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Gonzo
01-24-2007, 07:25 PM
Has anyone read this Wally Lamb book? Thought it was excellent - in the UK writers tend to shy away from the big novel, which is a real shame when people like John Irving, Don DeLillo and Wally Lamb do it so good.

I would also like to suggest the only real UK author that tackles similar themes on a grand scale: John Fowles, The Magus. Fantastic, would love to talk to anyone here about any of these writers.

TrainofThought
01-24-2007, 08:33 PM
This is one of my favorites and I like it better than Sheís Come Undone. If you look at http://www.absolutewrite.com/forums/showthread.php?t=52616 (http://www.absolutewrite.com/forums/showthread.php?t=52616) you will see it is one of the options for the AW Book Club. In my opinion, Wally Lamb is a great writer along with John Irving. I read Don Delilloís Underworld and though his writing is good I was very disappointed in the story, or lack of it.

Mud Dauber
01-25-2007, 03:12 AM
It's been a while (I read it over the summer) but yes, I loved it. In fact, I considered voting for it as this month's Book Club choice, but I'm not sure if that thread is only supposed to be for books we haven't read yet. (Btw, there's quite a difference between the length of Wally's book and The No. 1 Ladie's Dectective Agency, eh?;) ) Back to topic: GREAT book. Great characters. I got such a kick out of the grandfather's story within the story.

I have She's Come Undone in my 'waiting to be read' pile. Train, you're not the first person I've heard say that it's not as good as IKTMIT.:e2shrug:

TrainofThought
01-25-2007, 04:10 AM
Mud Dauber, You can pick a book in the AW book club that you already read as long as you can discuss it. Donít get me wrong, Sheís Come Undone is good but for some reason I felt a connection with his characters in IKTMIT. Itís strange since Sheís Come Undone is a story about a girl/woman.

AmyBA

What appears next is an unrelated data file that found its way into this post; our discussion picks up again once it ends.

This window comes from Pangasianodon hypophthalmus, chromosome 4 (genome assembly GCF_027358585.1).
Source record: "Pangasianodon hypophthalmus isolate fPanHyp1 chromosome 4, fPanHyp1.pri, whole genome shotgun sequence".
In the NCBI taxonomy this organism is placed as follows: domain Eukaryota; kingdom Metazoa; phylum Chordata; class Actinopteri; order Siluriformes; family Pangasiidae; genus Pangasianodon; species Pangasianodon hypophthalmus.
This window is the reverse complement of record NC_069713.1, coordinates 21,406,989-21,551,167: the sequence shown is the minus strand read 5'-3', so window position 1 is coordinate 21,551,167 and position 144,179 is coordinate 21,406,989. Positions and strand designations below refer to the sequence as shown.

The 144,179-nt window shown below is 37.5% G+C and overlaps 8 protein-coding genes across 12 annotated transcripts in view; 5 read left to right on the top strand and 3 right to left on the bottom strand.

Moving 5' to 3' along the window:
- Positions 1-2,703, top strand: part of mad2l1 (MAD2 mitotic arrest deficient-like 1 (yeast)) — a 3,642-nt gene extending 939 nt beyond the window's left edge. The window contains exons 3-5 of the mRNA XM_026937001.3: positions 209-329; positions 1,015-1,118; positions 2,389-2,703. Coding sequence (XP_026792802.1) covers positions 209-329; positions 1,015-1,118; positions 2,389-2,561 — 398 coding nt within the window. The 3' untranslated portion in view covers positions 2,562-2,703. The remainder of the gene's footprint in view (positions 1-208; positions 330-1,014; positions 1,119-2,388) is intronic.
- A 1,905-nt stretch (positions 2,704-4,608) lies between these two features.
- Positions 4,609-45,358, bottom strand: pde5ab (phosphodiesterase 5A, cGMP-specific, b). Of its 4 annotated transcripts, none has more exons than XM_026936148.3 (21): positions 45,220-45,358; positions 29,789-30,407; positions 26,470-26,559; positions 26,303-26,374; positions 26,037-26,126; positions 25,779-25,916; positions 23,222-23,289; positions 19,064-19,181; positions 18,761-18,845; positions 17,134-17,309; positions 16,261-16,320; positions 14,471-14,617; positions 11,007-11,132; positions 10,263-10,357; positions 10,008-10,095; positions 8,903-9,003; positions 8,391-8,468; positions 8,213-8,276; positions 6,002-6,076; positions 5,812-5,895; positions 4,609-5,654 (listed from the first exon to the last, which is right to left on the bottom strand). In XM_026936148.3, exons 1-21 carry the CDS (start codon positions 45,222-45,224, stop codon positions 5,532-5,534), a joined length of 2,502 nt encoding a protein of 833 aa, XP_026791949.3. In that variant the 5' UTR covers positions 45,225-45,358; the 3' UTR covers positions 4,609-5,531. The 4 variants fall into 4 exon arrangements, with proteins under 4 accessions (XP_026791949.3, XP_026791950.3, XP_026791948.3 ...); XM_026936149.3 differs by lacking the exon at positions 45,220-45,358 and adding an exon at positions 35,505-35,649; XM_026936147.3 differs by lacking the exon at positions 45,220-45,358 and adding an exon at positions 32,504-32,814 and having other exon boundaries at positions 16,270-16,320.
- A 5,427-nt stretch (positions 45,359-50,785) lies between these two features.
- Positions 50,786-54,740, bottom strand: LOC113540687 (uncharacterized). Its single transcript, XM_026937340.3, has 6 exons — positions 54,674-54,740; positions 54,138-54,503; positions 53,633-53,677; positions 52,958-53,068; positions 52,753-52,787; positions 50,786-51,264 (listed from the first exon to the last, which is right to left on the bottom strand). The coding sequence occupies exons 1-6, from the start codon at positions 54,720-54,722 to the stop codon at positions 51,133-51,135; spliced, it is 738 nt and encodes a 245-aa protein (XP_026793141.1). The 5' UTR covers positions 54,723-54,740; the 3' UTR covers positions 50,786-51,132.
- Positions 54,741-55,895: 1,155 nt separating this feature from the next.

01-25-2007, 05:08 AM
Hi, Mud Dauber-- yes, please do feel free to join us for the book discussion, even if you've read the book already.

Mud Dauber
01-25-2007, 08:18 AM
I'm in!:popcorn: (That is, if Wally Lamb's book gets picked...)

Gonzo
01-25-2007, 11:25 PM
So, am I, where do I go? I get lost easily, I am often found wandering in markets, confused and holding a cabbage...

Soccer Mom
01-26-2007, 01:24 AM
Here's the link to the book club discussion.

http://www.absolutewrite.com/forums/showthread.php?t=52616

Annie O
01-29-2007, 05:40 PM
I'm in - I've just purchased it today!

Annie O

AmyBA
01-30-2007, 12:02 AM
Yay! Glad to have you join us, Annie O!

Annie O
01-30-2007, 02:34 AM
Thank you Amy, I'm looking forward to some good reading and discussion!

Annie O

The_Grand_Duchess
01-30-2007, 08:01 AM
I wish I could join the book club discussion but I won't have any time this month :( But I did want to chime in that I Know This Much Is True was an excelant read. Also, She's Come Undone was also a great book. I thought it wasn't going to live up to all the hype that was surronding it but it def deserved every bit of it!

AmyBA
03-01-2007, 09:02 AM
It's been about a month since the book group selection was announced-- I Know This Much is True. Has everyone had a chance to finish it? What did you think? Loved it, hated it? Here are a couple of questions to get started with. Please feel free to add your own.

The book is almost ten years old; does it feel dated at all?

At almost 900 pages, are there any parts of the book or storylines that you felt could or should have been cut? Or is the length just right for the story that Wally Lamb had to tell?

What did you think of the characters? Are there any that you felt a particular sympathy for?

What did you think of the ending? Do you think there could have been any peace for Dominick without Thomas' death?

Discuss! :D

Mud Dauber
03-02-2007, 07:54 PM
Okay, Amy, I'll start. Keep in mind I read it last summer so I'm not as fresh on the details as others who may have just read it.

I really loved this book, but I will admit, it took me awhile to make it through at nearly 900 pages. I remember telling my friend who read it after me (who was getting discouraged with the length) to "stick with it, you'll be so glad you did." So, to answer your question about the length, I'm undecided. I know when I got to the part (which I think was more than halfway through) where he began the story of the grandfather, Domenico, I was thinking, "what the...?" and at first, it was hard to switch gears into a completely different character's 1st person POV. As a result, I remember becoming discouraged with the length, like "Oh no! A story within the story". But that changed pretty quickly b/c the more I read, the more I developed a soft spot for Domenico. I loved his Italian dialect and old-fashioned views, and I was so happy for Dominick that he was finally getting the pieces of his past explained to him through reading it. But funny, reading as a writer (as per another thread on this board) I also recall thinking the one tell-all letter from Dominick's girlfriend (not Dessa, but the other one [can't remember her name--sorry]) rambled on quite a bit. Somehow, though, by the time I got to the end, I forgot all about that and understood why Wally Lamb had his reasons for including every single detail.